Frozen Synapse is lovely. Pre-ordered awhile back and I’ve been playing since. Oddly, I’m perfectly happy to just play against the AI – it’s not the sort of thing I sit down to spend hours with, but if I have ten minutes to spare I’ll pop on and have a match or two against a computer.

    In some ways, it’s perfect for me: much as I love (and miss) X-Com’s management, this gives me some surprisingly clever and deep tactical combat that I can enjoy in short bursts, without masses of micromanagement or the need to remember what the hell I was doing a few days later. I also love that it requires some second-guessing and even bluffing with movements, particularly with human players.

    Weirdly, despite my predilection for simplicity, I still find myself working out a plan and then (before confirming my turn) setting up the enemy to do exactly what I don’t want them to do. I find holes in my own schemes and adjust for them, and then do it again, and again, and only then do I send my turn. There’s no time pressure, and the ability to plot out enemy movements to see what would happen if they do X is fantastic.

    The interface certainly needs work, but after an hour or so I could comfortably use it. The actual maths running it the game is hidden away, but the art-style and lack of pretense helps in terms of making the game understandable; there aren’t seven types of shotgun. There’s just one, it’s called “Shotgun”, and it does exactly what you’d expect. Likewise, having cover highlighted in a different colour and knowing that you can duck behind it, or get a combat bonus for shooting out from behind it, stops me from having to second guess the game instead of the enemy.

    As for the sound design, the music pack included as a pre-order bonus is brilliant. I’m just saddened it’s not in the game yet.

    I’ll shut up now. But yes. I love this.

  • Javier-de-Ass

    definitely do try to jump into multiplayer, it’s not such a serious and tense environment as some people seem to think. or that’s the impression I’ve gotten from a lot of people. the best way is definitely to do it like rob suggests, coupled with the way you already play it, you start up 3-4 games at the same time while you’re doing something else on the computer and just do the next turns as they come in or as you have time for. honestly, having many games running simultaneously really helps it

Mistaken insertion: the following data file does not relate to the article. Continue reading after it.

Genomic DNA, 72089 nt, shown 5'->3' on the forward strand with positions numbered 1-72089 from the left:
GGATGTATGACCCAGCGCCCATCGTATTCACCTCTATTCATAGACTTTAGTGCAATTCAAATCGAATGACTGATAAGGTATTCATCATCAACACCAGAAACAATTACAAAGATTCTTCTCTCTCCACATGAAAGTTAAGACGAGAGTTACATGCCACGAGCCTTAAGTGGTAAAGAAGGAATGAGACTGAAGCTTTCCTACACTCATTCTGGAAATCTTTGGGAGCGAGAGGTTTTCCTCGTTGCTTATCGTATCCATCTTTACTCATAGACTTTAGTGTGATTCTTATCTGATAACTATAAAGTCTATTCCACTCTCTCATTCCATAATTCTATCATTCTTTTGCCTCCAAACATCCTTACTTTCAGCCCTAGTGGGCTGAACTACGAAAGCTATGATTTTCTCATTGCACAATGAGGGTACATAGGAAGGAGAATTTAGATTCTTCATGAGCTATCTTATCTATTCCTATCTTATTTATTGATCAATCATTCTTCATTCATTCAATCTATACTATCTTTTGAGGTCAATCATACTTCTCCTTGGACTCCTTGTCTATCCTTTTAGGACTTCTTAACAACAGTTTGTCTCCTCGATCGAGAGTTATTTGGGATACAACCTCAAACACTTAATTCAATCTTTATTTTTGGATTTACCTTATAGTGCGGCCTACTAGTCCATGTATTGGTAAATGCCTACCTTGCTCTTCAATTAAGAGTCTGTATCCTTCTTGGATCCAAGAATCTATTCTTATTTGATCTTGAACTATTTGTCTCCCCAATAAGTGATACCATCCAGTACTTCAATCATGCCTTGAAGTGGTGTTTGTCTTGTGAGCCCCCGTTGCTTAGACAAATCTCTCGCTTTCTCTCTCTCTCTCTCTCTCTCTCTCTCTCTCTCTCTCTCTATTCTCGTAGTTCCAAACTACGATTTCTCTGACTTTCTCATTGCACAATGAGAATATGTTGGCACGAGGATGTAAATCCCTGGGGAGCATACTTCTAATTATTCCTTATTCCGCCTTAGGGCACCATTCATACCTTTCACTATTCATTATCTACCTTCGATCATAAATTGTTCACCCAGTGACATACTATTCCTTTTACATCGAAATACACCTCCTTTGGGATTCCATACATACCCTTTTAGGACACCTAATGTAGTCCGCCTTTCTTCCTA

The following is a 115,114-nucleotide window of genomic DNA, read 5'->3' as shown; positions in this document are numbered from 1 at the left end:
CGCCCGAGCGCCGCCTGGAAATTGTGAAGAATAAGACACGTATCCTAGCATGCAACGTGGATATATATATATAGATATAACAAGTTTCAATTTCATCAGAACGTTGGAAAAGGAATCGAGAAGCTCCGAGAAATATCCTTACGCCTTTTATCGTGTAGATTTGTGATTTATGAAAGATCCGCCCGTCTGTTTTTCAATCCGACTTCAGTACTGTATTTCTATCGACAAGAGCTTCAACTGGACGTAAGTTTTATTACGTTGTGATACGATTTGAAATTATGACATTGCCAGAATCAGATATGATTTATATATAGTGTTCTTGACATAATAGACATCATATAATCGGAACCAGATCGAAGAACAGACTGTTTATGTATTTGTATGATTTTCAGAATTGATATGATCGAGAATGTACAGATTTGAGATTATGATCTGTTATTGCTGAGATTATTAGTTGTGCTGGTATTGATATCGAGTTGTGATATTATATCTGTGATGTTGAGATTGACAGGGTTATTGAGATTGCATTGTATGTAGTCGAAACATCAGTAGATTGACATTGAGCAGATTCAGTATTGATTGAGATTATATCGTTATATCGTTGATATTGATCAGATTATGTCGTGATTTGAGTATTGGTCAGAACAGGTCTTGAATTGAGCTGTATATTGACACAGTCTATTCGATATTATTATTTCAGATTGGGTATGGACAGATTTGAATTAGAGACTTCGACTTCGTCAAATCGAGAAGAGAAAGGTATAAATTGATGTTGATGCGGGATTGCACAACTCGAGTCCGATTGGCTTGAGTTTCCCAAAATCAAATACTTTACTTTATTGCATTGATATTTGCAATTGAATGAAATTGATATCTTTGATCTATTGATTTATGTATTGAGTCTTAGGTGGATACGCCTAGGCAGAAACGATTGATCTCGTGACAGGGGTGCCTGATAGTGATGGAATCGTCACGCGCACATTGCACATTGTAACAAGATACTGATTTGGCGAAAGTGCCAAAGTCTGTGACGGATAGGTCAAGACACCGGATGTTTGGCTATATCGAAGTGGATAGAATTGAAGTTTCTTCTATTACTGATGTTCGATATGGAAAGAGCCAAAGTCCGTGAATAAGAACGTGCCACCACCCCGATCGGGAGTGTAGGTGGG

• SohumB

    And yea, I just wanted to mention – it’s not true (or, at least, not true in the latest build) that you can hit play and watch your moves assuming your enemies stand still. You can input orders for your enemy as well – your best guess as to what they’ll do.

  • Fencey

    Silly question but, since this game is so multiplayer focused, how is the community? I’m getting tired of being called “noob” and various racial slurs and expletives in other multiplayer oriented games.

  • Paul

    Was surprised that nobody mentioned ‘Robosport’. Very similar game in terms of mechanics from the 16-bit era. It utilized a ‘we go’ format, where you issued commands for a team of armed robots in 5 to 15 second blocks. The game was a little on the obscure side… But this is the podcast for obscure games!

  • Gunner

    So how about those mighty 400, Julian?

  • Lawlerz

    Yeah sounded like he was a bit tipsy with that martini there.

  • Dirk Knemeyer

    Maybe I’m doing something wrong – such as missing a difficulty setting or something – but I find the AI version to be incredibly simple to beat. I’m not a great player in multi, win more than I lose but not excessively so, but I think I’ve only lost to the AI once and often don’t lose a unit.

  • James Allen

    The AI is a placeholder (I hope) as of right now. I did not find them challenging in skirmish matches also.